On a warm sunny Sunday
in Middlesex hospital in London
amidst the buzz of bombs
I slipped from my mother’s womb
with blue eyes and a cleft palate
and a smile that it was said
soothed the souls of burned
and bandaged soldiers talking
only with their eyes.
Mother sought lodgings in Wales
near father’s barracks to say
goodbye before his active service.
In forlorn kitchens on grimy stoves
she heated milk while I coughed
and choked as she poured warm waves
of liquid in a tiny spoon down
my wrasping throat.
Poor mother just a girl caught on tenuous
threads of life as we curled up together
our mutual dependency slumbering into
the silence of the night.
I wrote this poem about five years ago and despite publishing it have amended it three times and changed the title) Maybe this because it was such a crucial event I never seem to be able to get it right and because subsequent speech problems affected my relationship to language for the rest of my life.
But this morning had an ‘Oh my God’ moment. I was flicking through a box of old papers, when out of a file fell a small bundle of papers wrapped in tissue paper and secured with an elastic band, a bundle that I had never seen before.
I unwrapped it carefully. Photographs, a card holder, a lock of hair in a tiny envelope and a receipt for a Marmet pram. The pram was to be sent to my mother, care of a Mrs Shufflebottom in Wales.
It was in later life, I think I was about 30, when my mother told me that I had been born with a cleft palate, in the middle of an air-raid, in Middlesex Hospital in London, and how she had to feed me from birth with a tiny spoon. She went on to say that as I was such a happy baby she was asked if I could be taken to wards where soldiers were recovering from serious facial injuries. Apparently my smile cheered them up.
It was on one of these visits that a leading plastic surgeon, responsible for re-building the faces of the soldiers, said I had a ‘winning smile’ and promised to mend my cleft palate if she bought me back again the following year, which she did.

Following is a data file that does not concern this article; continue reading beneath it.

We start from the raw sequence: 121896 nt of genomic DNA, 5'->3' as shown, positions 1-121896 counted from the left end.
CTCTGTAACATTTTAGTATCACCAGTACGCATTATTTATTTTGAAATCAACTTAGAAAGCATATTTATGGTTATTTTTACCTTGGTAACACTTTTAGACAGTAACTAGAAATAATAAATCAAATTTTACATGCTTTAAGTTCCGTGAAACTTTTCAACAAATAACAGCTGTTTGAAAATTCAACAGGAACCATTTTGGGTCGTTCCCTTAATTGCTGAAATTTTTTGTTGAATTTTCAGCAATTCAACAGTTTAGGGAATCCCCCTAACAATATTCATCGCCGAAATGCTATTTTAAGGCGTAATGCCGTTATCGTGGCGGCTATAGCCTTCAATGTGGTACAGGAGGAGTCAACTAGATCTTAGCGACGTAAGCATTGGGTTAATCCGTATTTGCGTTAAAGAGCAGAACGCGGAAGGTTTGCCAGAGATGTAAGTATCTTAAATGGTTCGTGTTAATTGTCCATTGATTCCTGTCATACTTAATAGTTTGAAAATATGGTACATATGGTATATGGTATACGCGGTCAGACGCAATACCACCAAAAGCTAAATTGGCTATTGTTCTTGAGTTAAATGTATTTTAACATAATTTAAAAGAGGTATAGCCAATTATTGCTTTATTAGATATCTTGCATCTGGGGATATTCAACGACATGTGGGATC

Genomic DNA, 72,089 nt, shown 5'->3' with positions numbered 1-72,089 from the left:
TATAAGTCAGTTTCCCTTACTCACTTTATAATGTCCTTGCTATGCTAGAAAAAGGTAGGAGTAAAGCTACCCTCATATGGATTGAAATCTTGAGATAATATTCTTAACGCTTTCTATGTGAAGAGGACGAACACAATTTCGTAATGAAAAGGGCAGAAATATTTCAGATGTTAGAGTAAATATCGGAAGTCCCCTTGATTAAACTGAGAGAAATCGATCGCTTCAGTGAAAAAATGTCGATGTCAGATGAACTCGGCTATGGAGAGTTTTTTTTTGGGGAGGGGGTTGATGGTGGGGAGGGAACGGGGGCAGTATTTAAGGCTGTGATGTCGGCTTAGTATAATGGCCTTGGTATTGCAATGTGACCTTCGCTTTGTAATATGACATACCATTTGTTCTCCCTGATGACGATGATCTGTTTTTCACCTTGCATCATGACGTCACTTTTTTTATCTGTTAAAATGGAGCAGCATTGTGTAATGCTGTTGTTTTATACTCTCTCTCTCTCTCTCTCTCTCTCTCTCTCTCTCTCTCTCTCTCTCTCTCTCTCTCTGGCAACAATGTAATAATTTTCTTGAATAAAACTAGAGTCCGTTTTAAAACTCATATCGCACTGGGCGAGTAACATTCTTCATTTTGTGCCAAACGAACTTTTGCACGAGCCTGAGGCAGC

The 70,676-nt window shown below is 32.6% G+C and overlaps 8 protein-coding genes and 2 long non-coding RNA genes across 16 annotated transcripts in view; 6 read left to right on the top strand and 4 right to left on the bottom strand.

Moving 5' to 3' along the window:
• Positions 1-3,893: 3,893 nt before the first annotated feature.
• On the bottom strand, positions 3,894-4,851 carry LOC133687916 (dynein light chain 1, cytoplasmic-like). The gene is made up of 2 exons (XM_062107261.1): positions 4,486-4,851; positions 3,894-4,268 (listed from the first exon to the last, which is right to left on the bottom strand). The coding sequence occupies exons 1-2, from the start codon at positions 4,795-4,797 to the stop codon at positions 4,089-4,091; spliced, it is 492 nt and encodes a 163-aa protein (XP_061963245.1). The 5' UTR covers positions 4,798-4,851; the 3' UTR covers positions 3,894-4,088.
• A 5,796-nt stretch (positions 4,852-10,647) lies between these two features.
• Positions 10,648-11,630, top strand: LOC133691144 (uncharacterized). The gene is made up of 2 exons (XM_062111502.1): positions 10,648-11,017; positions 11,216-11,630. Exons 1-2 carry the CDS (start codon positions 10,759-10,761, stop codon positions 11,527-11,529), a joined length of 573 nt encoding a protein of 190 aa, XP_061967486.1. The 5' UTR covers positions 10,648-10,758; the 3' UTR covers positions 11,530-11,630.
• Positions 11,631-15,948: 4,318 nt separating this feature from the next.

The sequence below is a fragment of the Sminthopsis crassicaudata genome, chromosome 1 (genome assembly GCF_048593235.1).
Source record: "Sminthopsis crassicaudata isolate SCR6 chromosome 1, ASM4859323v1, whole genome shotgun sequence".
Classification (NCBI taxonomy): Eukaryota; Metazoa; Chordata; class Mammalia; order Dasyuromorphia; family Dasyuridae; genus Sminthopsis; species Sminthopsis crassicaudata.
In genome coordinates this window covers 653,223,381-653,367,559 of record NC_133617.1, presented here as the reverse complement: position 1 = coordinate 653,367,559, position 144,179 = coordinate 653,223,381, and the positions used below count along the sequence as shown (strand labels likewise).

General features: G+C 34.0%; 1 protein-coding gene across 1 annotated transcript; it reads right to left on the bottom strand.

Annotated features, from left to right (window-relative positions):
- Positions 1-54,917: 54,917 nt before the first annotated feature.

We left the hospital and headed for Wales to find digs, so my mother could say goodbye to my father who was about to be sent abroad on active service.
I remember I had breathing difficulties as a child, spoke with a slight nasal twang well into my teens and had a tendency to miss-pronounce certain words, but no one ever told me why!
I tried to write about my birth for my mother during her life time, but the words just wouldn’t come. So I opted out and gave her a poem called ‘My Garden’ instead. But the birth story still haunted me, eventually I wrote ‘The Winning Smile’ (now called The Blitz) and more recently I thought about the downside of the speech problems and have a draft of a poem called ‘Laughing in the line’
Luckily my parents were puppeteers so I was able to opt out of a conventional life and time at school was often distrupted.
Puppetry however became a brilliant ‘mask’ for problems with my speech. It was much later in life I discovered I was very slightly dyslexic and moderately discalculous.
So strange, that here today, were some more of the missing pieces of the jigsaw. The receipt for my pram, sent c/o Mrs Shufflebottom in Prestatyn and that my mother who died six years ago, had kept it for the whole of her life.